Money market funds are short-term investment vehicles that provide investors with moderate returns. MMF invests in very low-risk instruments that generally have a moderate return on investment, making them safe to use. If you’re looking for a moderate way to grow your money, a money market fund is a good option.
MMFs seek to provide investors with a high level of liquidity, safety, and yield. They are often used by individuals and businesses as a cash management tool and are a popular investment for money market accounts. Investors in MMFs can expect to receive a stable income, but they may not experience the same level of capital appreciation as they would with other types of investments.
Now that you know a little bit more about how money market funds work, you may be wondering if they are right for you. Read on to learn more about how they work and the pros and cons of investing in MMFs.
What is are Money Market Funds?
A money market fund is a type of mutual fund that invests in short-term debt instruments such as Treasury bills, commercial papers, bank deposits, and other cash equivalents. Money market funds are generally very low-risk and offer investors a safe place to park their cash. They are also highly liquid, meaning investors can easily withdraw their money if they need to.
Money market funds are a popular choice for cash management and short-term investing. They can be used to diversify a portfolio and offer a higher yield than a traditional savings account. However, money market funds are not without risk. They can lose value if interest rates rise or if the quality of the underlying investments declines.
In general, MMFs seek to match the interest income earned by regular savings accounts while also providing investors with safety and liquidity. If you’re considering investing in a money market fund, it’s important to understand how they work, and the potential risks involved. We give a quick overview of how money market funds work.
How Does a Money Market Fund Work?
Like other mutual funds, MMFs are made up of several instruments. The fund manager assembles instruments such as cash and cash equivalents, certificates of deposits, commercial papers, bank deposits, and treasury bills and sells them to investors as shares.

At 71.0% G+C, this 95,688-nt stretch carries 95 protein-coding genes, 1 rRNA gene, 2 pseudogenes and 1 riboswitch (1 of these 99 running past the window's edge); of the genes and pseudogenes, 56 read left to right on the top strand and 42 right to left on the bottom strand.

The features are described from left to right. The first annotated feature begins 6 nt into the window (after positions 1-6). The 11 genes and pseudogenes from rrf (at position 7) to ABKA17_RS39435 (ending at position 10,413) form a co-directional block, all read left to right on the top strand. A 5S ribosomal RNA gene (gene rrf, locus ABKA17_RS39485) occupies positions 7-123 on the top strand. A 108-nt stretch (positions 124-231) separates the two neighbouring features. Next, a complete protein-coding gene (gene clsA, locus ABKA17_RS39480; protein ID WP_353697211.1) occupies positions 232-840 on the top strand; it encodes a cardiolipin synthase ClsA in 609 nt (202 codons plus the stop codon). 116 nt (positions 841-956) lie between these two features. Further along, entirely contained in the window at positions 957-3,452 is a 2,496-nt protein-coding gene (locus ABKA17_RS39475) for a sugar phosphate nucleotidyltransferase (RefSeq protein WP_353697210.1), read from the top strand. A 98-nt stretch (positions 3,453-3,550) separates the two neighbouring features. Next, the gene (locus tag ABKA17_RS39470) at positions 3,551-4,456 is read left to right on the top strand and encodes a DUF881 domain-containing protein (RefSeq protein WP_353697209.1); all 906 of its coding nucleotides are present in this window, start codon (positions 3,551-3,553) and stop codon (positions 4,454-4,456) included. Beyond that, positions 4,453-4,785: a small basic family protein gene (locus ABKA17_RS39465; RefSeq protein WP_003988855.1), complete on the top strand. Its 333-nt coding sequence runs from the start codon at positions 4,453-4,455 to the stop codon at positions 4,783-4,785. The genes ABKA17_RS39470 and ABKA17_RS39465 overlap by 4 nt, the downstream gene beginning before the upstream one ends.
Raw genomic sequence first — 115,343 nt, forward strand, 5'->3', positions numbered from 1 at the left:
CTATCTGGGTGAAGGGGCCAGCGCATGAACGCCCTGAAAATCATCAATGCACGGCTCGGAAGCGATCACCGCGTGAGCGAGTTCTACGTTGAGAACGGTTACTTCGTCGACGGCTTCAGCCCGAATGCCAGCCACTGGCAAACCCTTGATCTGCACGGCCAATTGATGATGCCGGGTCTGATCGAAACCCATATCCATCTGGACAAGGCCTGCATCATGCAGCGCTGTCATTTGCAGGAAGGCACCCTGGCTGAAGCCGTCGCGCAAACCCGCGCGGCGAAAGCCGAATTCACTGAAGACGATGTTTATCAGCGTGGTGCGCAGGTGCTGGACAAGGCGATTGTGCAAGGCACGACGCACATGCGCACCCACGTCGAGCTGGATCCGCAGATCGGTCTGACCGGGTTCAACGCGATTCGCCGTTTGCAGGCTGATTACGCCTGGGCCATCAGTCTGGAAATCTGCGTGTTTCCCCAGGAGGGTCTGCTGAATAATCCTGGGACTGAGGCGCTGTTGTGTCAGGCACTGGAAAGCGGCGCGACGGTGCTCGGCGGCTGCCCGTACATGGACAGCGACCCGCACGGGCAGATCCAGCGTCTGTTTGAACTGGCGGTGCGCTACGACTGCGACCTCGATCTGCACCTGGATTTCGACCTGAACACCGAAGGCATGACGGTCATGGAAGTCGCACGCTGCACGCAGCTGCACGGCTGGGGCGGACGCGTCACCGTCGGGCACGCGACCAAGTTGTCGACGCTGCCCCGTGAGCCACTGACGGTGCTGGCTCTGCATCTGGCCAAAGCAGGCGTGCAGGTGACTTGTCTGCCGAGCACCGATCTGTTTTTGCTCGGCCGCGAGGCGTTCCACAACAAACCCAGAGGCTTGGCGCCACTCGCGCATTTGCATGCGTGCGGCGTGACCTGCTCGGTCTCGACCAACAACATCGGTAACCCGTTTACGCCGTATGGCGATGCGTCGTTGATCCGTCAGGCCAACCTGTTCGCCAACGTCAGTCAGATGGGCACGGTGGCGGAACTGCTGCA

- Commercial papers are unsecured short-term debt instruments issued by corporations. They are used by corporations to finance short-term liabilities.
- Certificates of Deposit are savings that earn interest on a lump sum over a fixed period. They offer a higher interest rate than savings accounts.
- Treasury bills are short-term debt instruments issued by the government.
Let us unpack how MMFs work. Let us say a government or corporation needs to raise Ksh 1 billion for a project. They will approach a bank or corporation to lend them the money. The bank and other corporations issue money market instruments to raise money. Instruments issued include commercial papers, certificates of deposit, and treasury bills.
These investments are generally considered to be very low risk because the debt instruments are typically backed by the full faith and credit of the government or a large corporation. The instruments are then sold to investors as shares. Most of the MMFs have a net asset value (NAV) of Ksh 100 per share. Any earnings above the NAV are distributed to the fund’s investors.
MMF will pay you interest every day. Interest earned is deposited into the MMF account at the end of each month. Let us break down how interest is earned in an MMF. If you invest Ksh 100,000 in an MMF with an indicative return of 9.45% p.a., here is what you can expect.
Interest earned per day is Ksh 100,000 * 9.45/100/365 = 25.80.
Interest earned per month (in this case, January = 25 * 31 = 802.60)
Less withholding tax on earned income = 802.60*15/100 = 120.39
Net earnings from MMF for January =802.60-120.39= 682.2
Use our Money Market funds calculator to get a better view of what the earnings look like .